"Because it was done down by the footlights. You could see it."

"Yes!" all three ladies said, and they all but jumped up in the air on the word.

Since I was the man walking out ahead of them, I can swear to the veracity of the anecdote.

I suspect that part of why such observations seem alien is that they basically come from the experience of being in the audience, a point of view that both academics and professionals can too easily forget.

There are other such simple rules, violated at the peril of everything else that goes into a production. For example, the David Letterman rule: if you want the audience to laugh, keep the theatre temperature cool. People don't laugh when they're too warm and drowsy. (However, after attending an outdoor performance one cold clear night last week I would add the corollary, but not too cold. It's hard for people to laugh when their teeth are clenched.)

People stare at me when I mention this as well. But all the hard work, the actors' sweat, the creative blocking, the expensive scenery, the ads and the opening night buffet--they all depend on people laughing, and ventilation is dangerous to ignore.

Here's another Old School comedy rule: make sure there's a Laugher in the audience. Somebody who laughs out loud. It's not just that laughter is infectious, but that the audience needs permission to laugh. Especially these days, when the appropriate response to plays isn't always clear, and life is complicated--people may worry if they laugh at the wrong stuff, they will either embarass themselves or offend someone. So whenever possible, don't leave it to chance. Get a Laugher.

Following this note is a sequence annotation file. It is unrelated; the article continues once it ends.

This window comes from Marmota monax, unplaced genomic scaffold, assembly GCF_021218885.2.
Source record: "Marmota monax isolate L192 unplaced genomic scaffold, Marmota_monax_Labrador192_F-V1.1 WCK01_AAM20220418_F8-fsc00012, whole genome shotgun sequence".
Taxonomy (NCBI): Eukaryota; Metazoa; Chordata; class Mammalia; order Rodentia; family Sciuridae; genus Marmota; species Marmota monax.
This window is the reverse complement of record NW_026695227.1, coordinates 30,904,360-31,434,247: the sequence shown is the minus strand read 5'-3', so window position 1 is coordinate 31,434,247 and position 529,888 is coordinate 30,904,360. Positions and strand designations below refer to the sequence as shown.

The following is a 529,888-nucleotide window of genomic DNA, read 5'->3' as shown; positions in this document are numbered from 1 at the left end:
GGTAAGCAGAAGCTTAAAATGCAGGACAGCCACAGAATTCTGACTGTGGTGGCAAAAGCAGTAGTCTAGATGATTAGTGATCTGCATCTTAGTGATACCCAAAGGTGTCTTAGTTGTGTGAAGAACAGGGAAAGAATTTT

There was a great Laugher behind me at the preview of Glorious! at Redwood Curtain. In fact she was so loud that she nearly deafened me. That she was an actress, and the vocal coach of the leading lady, doesn't matter. The time to be embarrassed is after the show is a success, because people laughed. Assuming of course that it's funny (something else that was missing at that outdoor show.)

Of course, you don't have to listen to me. Or Bill Goldman. But don't say we didn't warn you.

Thursday, May 6, 2010

This North Coast Weekend

Just one new show: Pig Tree, an apocalyptic comedy by Dell'Arte International faculty member James Peck, plays Thursday through Saturday at 8, outdoors behind the Humboldt Creamery Building, in conjunction with the Arcata Playhouse. It's an hour first act, 45 minute second act, and it's pretty cold out there this weekend, so be prepared.

Continuing: Glorious! at Redwood Curtain, a comedy starring Lynn Wells and with Bob Wells (as in photo above) continues Thursday, Friday and Saturday nights through May 15. I review it in the Journal.

The HSU 10 Minute Play Festival does its final weekend, Thursday through Saturday at 7:30 in the Gist Hall Theatre at HSU.
Humboldt Light Opera Company continues The 25th Annual Putnam Spelling Bee in the College of the Redwoods Forum Theater Fridays and Saturdays at 7:30, and Sundays at 2, until May 16.